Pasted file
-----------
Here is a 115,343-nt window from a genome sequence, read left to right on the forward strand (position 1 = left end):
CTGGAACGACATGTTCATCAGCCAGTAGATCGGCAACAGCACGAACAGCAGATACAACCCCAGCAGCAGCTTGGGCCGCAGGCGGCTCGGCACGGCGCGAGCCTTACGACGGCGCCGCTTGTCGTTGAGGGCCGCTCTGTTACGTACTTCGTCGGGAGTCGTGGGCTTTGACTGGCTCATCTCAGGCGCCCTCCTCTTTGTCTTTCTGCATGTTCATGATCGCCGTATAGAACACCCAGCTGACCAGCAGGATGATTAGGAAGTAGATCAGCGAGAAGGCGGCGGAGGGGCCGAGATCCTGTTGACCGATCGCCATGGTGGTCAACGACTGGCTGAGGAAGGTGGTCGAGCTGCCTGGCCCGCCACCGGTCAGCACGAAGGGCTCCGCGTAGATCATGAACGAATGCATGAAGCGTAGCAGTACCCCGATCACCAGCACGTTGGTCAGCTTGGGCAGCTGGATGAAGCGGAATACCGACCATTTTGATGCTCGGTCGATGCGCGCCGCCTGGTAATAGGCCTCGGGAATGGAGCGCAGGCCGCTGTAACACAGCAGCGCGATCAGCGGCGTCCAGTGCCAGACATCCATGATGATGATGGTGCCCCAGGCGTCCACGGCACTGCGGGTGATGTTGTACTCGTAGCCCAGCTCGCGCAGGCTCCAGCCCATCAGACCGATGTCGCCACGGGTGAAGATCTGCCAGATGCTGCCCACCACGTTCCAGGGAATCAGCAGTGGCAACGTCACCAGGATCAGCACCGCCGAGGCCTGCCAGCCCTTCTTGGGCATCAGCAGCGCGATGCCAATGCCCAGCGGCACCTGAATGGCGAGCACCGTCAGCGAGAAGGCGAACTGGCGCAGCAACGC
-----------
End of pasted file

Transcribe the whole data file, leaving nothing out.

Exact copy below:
Here is a 115,343-nt window from a genome sequence, read left to right on the forward strand (position 1 = left end):
CTGGAACGACATGTTCATCAGCCAGTAGATCGGCAACAGCACGAACAGCAGATACAACCCCAGCAGCAGCTTGGGCCGCAGGCGGCTCGGCACGGCGCGAGCCTTACGACGGCGCCGCTTGTCGTTGAGGGCCGCTCTGTTACGTACTTCGTCGGGAGTCGTGGGCTTTGACTGGCTCATCTCAGGCGCCCTCCTCTTTGTCTTTCTGCATGTTCATGATCGCCGTATAGAACACCCAGCTGACCAGCAGGATGATTAGGAAGTAGATCAGCGAGAAGGCGGCGGAGGGGCCGAGATCCTGTTGACCGATCGCCATGGTGGTCAACGACTGGCTGAGGAAGGTGGTCGAGCTGCCTGGCCCGCCACCGGTCAGCACGAAGGGCTCCGCGTAGATCATGAACGAATGCATGAAGCGTAGCAGTACCCCGATCACCAGCACGTTGGTCAGCTTGGGCAGCTGGATGAAGCGGAATACCGACCATTTTGATGCTCGGTCGATGCGCGCCGCCTGGTAATAGGCCTCGGGAATGGAGCGCAGGCCGCTGTAACACAGCAGCGCGATCAGCGGCGTCCAGTGCCAGACATCCATGATGATGATGGTGCCCCAGGCGTCCACGGCACTGCGGGTGATGTTGTACTCGTAGCCCAGCTCGCGCAGGCTCCAGCCCATCAGACCGATGTCGCCACGGGTGAAGATCTGCCAGATGCTGCCCACCACGTTCCAGGGAATCAGCAGTGGCAACGTCACCAGGATCAGCACCGCCGAGGCCTGCCAGCCCTTCTTGGGCATCAGCAGCGCGATGCCAATGCCCAGCGGCACCTGAATGGCGAGCACCGTCAGCGAGAAGGCGAACTGGCGCAGCAACGC